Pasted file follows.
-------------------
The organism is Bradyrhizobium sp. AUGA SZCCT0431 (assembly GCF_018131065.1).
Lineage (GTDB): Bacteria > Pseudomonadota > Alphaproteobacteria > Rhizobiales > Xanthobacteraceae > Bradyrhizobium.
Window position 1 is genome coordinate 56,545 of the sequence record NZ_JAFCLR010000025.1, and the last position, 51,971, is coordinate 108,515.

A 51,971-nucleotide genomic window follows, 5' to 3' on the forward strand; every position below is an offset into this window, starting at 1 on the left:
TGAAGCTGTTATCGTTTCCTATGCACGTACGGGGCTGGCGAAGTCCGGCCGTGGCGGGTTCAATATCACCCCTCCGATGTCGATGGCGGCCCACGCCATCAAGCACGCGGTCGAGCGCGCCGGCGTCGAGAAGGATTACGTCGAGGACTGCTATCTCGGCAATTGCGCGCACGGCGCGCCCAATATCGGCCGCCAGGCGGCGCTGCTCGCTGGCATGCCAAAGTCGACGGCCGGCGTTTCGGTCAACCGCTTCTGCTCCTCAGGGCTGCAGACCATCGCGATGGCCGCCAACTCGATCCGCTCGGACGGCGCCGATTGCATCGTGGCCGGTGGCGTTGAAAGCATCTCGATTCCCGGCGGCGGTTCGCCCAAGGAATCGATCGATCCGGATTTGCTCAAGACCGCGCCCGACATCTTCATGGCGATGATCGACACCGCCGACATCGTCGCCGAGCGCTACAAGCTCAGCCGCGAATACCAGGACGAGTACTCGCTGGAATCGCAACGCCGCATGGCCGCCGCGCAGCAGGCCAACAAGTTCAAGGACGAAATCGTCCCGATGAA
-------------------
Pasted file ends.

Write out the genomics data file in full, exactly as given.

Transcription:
The organism is Bradyrhizobium sp. AUGA SZCCT0431 (assembly GCF_018131065.1).
Lineage (GTDB): Bacteria > Pseudomonadota > Alphaproteobacteria > Rhizobiales > Xanthobacteraceae > Bradyrhizobium.
Window position 1 is genome coordinate 56,545 of the sequence record NZ_JAFCLR010000025.1, and the last position, 51,971, is coordinate 108,515.

A 51,971-nucleotide genomic window follows, 5' to 3' on the forward strand; every position below is an offset into this window, starting at 1 on the left:
TGAAGCTGTTATCGTTTCCTATGCACGTACGGGGCTGGCGAAGTCCGGCCGTGGCGGGTTCAATATCACCCCTCCGATGTCGATGGCGGCCCACGCCATCAAGCACGCGGTCGAGCGCGCCGGCGTCGAGAAGGATTACGTCGAGGACTGCTATCTCGGCAATTGCGCGCACGGCGCGCCCAATATCGGCCGCCAGGCGGCGCTGCTCGCTGGCATGCCAAAGTCGACGGCCGGCGTTTCGGTCAACCGCTTCTGCTCCTCAGGGCTGCAGACCATCGCGATGGCCGCCAACTCGATCCGCTCGGACGGCGCCGATTGCATCGTGGCCGGTGGCGTTGAAAGCATCTCGATTCCCGGCGGCGGTTCGCCCAAGGAATCGATCGATCCGGATTTGCTCAAGACCGCGCCCGACATCTTCATGGCGATGATCGACACCGCCGACATCGTCGCCGAGCGCTACAAGCTCAGCCGCGAATACCAGGACGAGTACTCGCTGGAATCGCAACGCCGCATGGCCGCCGCGCAGCAGGCCAACAAGTTCAAGGACGAAATCGTCCCGATGAA